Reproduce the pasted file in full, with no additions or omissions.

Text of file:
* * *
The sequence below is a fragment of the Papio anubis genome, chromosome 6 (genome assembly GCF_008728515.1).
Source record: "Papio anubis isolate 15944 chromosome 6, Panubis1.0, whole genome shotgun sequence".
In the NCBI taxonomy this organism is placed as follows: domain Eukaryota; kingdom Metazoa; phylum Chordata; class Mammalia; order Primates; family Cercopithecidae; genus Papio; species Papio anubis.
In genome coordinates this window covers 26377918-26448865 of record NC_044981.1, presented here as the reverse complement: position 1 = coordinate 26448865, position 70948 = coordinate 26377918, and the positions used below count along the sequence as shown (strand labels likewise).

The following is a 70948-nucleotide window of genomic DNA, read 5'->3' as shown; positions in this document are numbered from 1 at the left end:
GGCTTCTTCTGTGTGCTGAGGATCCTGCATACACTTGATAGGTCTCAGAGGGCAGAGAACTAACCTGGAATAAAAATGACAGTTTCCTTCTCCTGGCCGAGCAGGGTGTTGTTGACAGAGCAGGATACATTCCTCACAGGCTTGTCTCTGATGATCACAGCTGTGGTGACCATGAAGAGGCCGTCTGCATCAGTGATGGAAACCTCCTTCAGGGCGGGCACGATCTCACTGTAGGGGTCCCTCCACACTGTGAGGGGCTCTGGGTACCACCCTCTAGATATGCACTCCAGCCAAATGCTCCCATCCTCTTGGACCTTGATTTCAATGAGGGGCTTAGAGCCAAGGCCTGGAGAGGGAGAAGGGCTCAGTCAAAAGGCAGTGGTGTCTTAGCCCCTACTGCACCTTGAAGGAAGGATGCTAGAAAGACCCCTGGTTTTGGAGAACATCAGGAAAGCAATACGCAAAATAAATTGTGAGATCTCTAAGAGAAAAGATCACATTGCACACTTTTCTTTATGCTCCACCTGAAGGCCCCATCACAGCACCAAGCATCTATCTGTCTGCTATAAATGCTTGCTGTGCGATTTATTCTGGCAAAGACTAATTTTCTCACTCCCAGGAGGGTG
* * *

The sequence below is a fragment of the Papio anubis genome, chromosome 6 (genome assembly GCF_008728515.1).
Source record: "Papio anubis isolate 15944 chromosome 6, Panubis1.0, whole genome shotgun sequence".
In the NCBI taxonomy this organism is placed as follows: domain Eukaryota; kingdom Metazoa; phylum Chordata; class Mammalia; order Primates; family Cercopithecidae; genus Papio; species Papio anubis.
In genome coordinates this window covers 26377918-26448865 of record NC_044981.1, presented here as the reverse complement: position 1 = coordinate 26448865, position 70948 = coordinate 26377918, and the positions used below count along the sequence as shown (strand labels likewise).

The following is a 70948-nucleotide window of genomic DNA, read 5'->3' as shown; positions in this document are numbered from 1 at the left end:
GGCTTCTTCTGTGTGCTGAGGATCCTGCATACACTTGATAGGTCTCAGAGGGCAGAGAACTAACCTGGAATAAAAATGACAGTTTCCTTCTCCTGGCCGAGCAGGGTGTTGTTGACAGAGCAGGATACATTCCTCACAGGCTTGTCTCTGATGATCACAGCTGTGGTGACCATGAAGAGGCCGTCTGCATCAGTGATGGAAACCTCCTTCAGGGCGGGCACGATCTCACTGTAGGGGTCCCTCCACACTGTGAGGGGCTCTGGGTACCACCCTCTAGATATGCACTCCAGCCAAATGCTCCCATCCTCTTGGACCTTGATTTCAATGAGGGGCTTAGAGCCAAGGCCTGGAGAGGGAGAAGGGCTCAGTCAAAAGGCAGTGGTGTCTTAGCCCCTACTGCACCTTGAAGGAAGGATGCTAGAAAGACCCCTGGTTTTGGAGAACATCAGGAAAGCAATACGCAAAATAAATTGTGAGATCTCTAAGAGAAAAGATCACATTGCACACTTTTCTTTATGCTCCACCTGAAGGCCCCATCACAGCACCAAGCATCTATCTGTCTGCTATAAATGCTTGCTGTGCGATTTATTCTGGCAAAGACTAATTTTCTCACTCCCAGGAGGGTG